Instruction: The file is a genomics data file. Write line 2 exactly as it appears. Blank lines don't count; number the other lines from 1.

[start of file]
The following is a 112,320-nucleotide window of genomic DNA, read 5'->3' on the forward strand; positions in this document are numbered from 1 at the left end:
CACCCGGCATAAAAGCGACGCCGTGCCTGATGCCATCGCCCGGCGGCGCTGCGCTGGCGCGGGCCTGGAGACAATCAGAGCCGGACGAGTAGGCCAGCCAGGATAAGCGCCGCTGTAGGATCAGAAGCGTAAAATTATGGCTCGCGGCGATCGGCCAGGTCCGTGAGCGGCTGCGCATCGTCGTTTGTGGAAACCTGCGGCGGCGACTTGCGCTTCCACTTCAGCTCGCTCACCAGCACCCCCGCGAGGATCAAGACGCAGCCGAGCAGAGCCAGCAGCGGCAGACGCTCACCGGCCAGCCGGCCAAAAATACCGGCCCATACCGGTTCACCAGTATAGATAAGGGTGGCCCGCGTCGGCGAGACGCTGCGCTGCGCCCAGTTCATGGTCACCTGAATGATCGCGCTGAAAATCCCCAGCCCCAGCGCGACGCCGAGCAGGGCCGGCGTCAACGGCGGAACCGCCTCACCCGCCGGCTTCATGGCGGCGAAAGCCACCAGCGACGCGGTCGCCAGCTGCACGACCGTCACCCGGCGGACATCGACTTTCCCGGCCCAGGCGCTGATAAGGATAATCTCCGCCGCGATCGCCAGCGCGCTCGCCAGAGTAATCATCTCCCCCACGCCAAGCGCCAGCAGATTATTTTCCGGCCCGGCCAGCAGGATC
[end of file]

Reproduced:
CACCCGGCATAAAAGCGACGCCGTGCCTGATGCCATCGCCCGGCGGCGCTGCGCTGGCGCGGGCCTGGAGACAATCAGAGCCGGACGAGTAGGCCAGCCAGGATAAGCGCCGCTGTAGGATCAGAAGCGTAAAATTATGGCTCGCGGCGATCGGCCAGGTCCGTGAGCGGCTGCGCATCGTCGTTTGTGGAAACCTGCGGCGGCGACTTGCGCTTCCACTTCAGCTCGCTCACCAGCACCCCCGCGAGGATCAAGACGCAGCCGAGCAGAGCCAGCAGCGGCAGACGCTCACCGGCCAGCCGGCCAAAAATACCGGCCCATACCGGTTCACCAGTATAGATAAGGGTGGCCCGCGTCGGCGAGACGCTGCGCTGCGCCCAGTTCATGGTCACCTGAATGATCGCGCTGAAAATCCCCAGCCCCAGCGCGACGCCGAGCAGGGCCGGCGTCAACGGCGGAACCGCCTCACCCGCCGGCTTCATGGCGGCGAAAGCCACCAGCGACGCGGTCGCCAGCTGCACGACCGTCACCCGGCGGACATCGACTTTCCCGGCCCAGGCGCTGATAAGGATAATCTCCGCCGCGATCGCCAGCGCGCTCGCCAGAGTAATCATCTCCCCCACGCCAAGCGCCAGCAGATTATTTTCCGGCCCGGCCAGCAGGATC